IMF urges Cyprus to reduce one of Europe’s highest NPL rates
Cyprus has to further bring down its high NPLs ratio and its bulging public and private debt, the International Monetary Fund Executive board concludes.
“Private and public debt remain large while NPL ratios are still among the highest in Europe. They encouraged the authorities to make further efforts to address these legacy problems and strengthen economic growth over the medium term,” said an IMF statement on Monday.
It said the “Directors emphasised the importance of further measures to facilitate a steady decline in NPLs on a durable basis”.
The IMF called for steadfast implementation of the amended legislative framework on foreclosure, insolvency, sale of loans, and securitisation, supplemented by a strengthening of the court system and removal of uncertainties related to title deeds.
Directors also stressed the need governance and supervisory framework established asset management company.
“They recommended that to limit moral hazard, the proposed Estia scheme aimed at encouraging distressed borrowers to begin servicing their loans be better targeted and based on appropriate assessment of borrowers’ capacity to repay,” the IMF said.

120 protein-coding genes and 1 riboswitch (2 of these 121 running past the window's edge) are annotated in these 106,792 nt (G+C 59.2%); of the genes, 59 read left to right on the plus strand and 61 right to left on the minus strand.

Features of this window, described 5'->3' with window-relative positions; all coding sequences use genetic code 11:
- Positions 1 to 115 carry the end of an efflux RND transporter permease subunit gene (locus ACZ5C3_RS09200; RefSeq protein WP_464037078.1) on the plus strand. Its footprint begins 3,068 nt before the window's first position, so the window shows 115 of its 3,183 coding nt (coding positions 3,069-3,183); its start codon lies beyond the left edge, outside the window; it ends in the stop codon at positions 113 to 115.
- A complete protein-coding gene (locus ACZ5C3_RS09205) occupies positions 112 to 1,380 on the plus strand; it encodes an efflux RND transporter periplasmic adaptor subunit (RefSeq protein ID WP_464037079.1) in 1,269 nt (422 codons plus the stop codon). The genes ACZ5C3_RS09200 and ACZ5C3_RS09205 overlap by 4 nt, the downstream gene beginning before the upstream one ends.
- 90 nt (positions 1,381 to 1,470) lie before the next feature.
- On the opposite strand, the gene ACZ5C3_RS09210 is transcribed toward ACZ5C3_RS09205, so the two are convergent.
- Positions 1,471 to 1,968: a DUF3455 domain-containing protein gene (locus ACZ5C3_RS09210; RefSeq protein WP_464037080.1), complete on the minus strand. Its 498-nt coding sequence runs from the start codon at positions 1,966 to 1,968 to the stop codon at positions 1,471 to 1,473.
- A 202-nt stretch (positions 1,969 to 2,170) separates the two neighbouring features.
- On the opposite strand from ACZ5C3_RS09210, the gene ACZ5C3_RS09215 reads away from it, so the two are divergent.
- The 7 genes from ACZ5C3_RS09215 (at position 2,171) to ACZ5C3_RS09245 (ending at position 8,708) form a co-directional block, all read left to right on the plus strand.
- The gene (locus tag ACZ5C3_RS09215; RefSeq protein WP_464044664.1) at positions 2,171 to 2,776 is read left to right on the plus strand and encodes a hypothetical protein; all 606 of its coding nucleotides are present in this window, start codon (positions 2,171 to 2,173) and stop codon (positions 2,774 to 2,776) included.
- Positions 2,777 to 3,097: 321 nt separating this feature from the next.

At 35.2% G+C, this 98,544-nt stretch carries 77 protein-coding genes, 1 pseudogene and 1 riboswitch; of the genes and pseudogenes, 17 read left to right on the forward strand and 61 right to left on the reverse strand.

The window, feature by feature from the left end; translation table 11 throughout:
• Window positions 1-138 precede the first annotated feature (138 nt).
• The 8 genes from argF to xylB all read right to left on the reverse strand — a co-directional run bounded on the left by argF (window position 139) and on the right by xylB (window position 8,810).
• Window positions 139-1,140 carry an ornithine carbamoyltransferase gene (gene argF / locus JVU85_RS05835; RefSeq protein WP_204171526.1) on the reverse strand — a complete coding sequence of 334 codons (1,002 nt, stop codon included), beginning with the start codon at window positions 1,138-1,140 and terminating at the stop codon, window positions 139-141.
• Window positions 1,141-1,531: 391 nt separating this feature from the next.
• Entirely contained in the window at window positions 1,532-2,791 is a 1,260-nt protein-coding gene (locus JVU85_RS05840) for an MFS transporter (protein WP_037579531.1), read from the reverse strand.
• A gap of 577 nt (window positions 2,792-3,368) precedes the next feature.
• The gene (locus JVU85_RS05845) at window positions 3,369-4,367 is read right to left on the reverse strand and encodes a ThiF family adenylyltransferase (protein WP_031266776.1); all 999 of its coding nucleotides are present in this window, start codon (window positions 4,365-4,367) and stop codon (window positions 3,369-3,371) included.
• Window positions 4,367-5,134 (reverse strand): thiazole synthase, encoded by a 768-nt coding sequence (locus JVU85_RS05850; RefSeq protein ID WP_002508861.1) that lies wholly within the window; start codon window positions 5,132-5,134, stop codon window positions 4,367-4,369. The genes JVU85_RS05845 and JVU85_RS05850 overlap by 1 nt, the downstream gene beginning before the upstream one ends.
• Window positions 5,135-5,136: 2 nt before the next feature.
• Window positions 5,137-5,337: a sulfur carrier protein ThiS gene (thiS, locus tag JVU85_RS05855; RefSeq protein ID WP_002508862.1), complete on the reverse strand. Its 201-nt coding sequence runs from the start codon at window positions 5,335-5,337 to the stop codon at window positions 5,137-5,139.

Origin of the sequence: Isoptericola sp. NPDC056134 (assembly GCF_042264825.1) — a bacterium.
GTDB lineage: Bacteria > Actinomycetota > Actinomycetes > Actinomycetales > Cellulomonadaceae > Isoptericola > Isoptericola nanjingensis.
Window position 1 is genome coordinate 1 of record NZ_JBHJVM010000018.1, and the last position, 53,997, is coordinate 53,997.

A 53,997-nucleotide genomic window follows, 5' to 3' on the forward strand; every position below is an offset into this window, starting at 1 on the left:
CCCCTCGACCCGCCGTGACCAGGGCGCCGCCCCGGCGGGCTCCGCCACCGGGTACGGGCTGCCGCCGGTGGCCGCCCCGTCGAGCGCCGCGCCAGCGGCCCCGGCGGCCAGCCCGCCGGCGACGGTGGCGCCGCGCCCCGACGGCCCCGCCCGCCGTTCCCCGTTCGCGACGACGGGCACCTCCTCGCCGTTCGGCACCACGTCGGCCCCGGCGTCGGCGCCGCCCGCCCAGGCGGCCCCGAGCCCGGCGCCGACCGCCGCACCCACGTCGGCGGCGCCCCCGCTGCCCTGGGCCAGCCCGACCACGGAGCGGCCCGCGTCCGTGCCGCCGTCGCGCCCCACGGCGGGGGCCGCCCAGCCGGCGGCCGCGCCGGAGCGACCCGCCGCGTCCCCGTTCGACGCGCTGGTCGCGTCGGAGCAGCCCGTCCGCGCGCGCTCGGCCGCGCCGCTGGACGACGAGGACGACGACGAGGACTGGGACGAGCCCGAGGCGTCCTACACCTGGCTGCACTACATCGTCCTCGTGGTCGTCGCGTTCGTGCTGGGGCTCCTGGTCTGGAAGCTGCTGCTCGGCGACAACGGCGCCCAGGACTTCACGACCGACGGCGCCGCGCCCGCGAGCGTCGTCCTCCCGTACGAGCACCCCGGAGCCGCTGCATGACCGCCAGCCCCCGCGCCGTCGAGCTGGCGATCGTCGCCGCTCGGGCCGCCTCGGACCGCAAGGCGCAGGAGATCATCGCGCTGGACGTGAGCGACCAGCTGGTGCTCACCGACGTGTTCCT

Directors highlighted the need for banks efforts to strengthen their balance sheets.
Banks were urged to diversify income sources and consolidate operations to improve cost-income ratios and better position themselves against increased competition.
Strengthening regulatory guidance on loan restructuring and exercising vigilance over bank lending policies, the adequacy of provisioning, and debt-to-asset swap policies, was recommended.
“Directors welcomed Cyprus’s robust fiscal performance and emphasised that strict spending discipline should be maintained.”
They cautioned against relying on transitory revenues from cyclical gains and one-off measures to finance permanent spending initiatives and took positive note of the authorities’ commitment to cap expenditure increases, including the public wage bill, in line with the medium-term GDP growth rate, in order to create room for growthenhancing spending.
The IMF board agreed that “fiscal structural reforms are needed, and recommended strengthening public financial management, monitoring risks from local governments and the state-owned sector, and i mproving the corporate governance of commercial state-owned enterprises”.
Directors stressed the need to undertake institutional reforms and further enhance the investment climate and raise medium-term growth potential.
They agreed that reforms to increase the efficiency of the courts, speed up the enforcement of commercial claims, and clear the backlog of cases should continue. to for enhance the the recently-
They also recommended expediting legislation to strengthen the governance and autonomy of the Central Bank of Cyprus and encouraged further efforts to mitigate AML/CFT risks.
Directors noted that active labour market policies and investment in higher value-added sectors can help reduce high youth unemployment and skills mismatch, thereby promoting more inclusive growth.